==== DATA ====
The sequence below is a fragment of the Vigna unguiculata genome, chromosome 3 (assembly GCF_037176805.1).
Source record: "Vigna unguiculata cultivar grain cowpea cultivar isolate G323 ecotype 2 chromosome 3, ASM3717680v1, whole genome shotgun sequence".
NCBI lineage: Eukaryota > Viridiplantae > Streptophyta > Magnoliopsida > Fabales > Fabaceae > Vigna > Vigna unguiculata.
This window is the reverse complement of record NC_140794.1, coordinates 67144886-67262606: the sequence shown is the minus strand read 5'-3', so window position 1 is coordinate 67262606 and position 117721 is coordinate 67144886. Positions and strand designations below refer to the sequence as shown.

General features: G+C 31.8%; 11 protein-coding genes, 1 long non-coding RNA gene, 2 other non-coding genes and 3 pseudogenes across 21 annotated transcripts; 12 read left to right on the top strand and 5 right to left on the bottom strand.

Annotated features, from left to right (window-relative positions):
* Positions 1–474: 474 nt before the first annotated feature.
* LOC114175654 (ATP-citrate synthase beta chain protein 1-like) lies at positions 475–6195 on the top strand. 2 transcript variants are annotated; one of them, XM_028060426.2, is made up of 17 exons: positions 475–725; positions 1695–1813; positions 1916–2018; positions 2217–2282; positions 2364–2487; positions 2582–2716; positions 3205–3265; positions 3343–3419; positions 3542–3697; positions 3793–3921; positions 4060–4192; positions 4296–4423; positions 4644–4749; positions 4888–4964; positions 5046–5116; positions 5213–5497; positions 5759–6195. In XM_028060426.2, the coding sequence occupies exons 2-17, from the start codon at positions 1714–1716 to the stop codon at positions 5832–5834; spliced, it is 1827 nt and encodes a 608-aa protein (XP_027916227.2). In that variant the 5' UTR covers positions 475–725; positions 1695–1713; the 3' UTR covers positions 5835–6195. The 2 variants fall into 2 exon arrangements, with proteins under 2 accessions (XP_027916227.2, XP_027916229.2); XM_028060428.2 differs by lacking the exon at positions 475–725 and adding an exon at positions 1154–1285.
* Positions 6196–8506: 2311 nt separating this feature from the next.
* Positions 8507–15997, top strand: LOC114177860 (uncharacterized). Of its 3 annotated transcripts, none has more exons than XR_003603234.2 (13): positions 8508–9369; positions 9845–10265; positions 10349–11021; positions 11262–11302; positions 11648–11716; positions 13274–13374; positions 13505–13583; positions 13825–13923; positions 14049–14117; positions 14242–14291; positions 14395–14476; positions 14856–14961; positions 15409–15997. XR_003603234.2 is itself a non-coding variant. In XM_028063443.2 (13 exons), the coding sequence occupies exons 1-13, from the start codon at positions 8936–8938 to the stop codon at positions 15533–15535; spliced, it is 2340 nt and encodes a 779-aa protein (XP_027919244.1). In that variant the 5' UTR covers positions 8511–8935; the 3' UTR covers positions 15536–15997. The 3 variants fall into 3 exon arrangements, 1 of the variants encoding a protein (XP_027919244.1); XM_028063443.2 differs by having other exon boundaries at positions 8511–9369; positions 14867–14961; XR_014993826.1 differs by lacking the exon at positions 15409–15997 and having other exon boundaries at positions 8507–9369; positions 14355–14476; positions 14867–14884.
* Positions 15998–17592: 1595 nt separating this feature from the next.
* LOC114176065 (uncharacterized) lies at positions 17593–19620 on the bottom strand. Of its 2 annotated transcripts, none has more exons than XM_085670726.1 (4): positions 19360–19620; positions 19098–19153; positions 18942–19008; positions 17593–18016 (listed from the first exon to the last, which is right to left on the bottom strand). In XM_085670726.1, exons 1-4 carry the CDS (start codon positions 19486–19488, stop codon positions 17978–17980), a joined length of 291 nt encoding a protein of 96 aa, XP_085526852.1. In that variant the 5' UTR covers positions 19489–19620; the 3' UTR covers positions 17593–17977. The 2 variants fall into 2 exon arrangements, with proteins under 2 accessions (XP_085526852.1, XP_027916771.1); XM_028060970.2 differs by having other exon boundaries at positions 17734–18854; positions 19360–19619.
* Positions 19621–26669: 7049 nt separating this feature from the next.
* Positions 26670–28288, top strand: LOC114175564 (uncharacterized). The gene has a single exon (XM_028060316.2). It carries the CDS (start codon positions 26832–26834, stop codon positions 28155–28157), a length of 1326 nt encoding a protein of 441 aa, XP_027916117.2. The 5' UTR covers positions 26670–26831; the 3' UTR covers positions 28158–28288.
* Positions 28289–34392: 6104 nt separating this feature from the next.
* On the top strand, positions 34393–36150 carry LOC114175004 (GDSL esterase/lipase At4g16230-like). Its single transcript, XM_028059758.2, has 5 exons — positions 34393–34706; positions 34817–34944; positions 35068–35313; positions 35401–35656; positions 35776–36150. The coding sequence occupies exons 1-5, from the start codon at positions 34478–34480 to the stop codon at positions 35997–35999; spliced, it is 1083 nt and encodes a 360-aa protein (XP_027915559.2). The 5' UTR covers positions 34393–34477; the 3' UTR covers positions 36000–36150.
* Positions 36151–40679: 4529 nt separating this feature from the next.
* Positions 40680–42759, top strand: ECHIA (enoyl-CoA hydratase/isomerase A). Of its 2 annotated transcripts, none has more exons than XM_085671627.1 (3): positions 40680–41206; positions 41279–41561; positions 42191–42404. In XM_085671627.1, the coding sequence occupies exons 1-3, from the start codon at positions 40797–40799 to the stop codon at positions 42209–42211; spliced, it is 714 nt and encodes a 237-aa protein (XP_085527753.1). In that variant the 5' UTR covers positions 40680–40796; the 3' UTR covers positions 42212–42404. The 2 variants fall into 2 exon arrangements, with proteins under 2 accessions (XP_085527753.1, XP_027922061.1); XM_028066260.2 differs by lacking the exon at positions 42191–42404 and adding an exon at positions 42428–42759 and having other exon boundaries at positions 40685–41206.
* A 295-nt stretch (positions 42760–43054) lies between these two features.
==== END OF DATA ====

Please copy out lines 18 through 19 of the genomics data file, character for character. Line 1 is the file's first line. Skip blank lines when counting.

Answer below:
* Positions 40680–42759, top strand: ECHIA (enoyl-CoA hydratase/isomerase A). Of its 2 annotated transcripts, none has more exons than XM_085671627.1 (3): positions 40680–41206; positions 41279–41561; positions 42191–42404. In XM_085671627.1, the coding sequence occupies exons 1-3, from the start codon at positions 40797–40799 to the stop codon at positions 42209–42211; spliced, it is 714 nt and encodes a 237-aa protein (XP_085527753.1). In that variant the 5' UTR covers positions 40680–40796; the 3' UTR covers positions 42212–42404. The 2 variants fall into 2 exon arrangements, with proteins under 2 accessions (XP_085527753.1, XP_027922061.1); XM_028066260.2 differs by lacking the exon at positions 42191–42404 and adding an exon at positions 42428–42759 and having other exon boundaries at positions 40685–41206.
* A 295-nt stretch (positions 42760–43054) lies between these two features.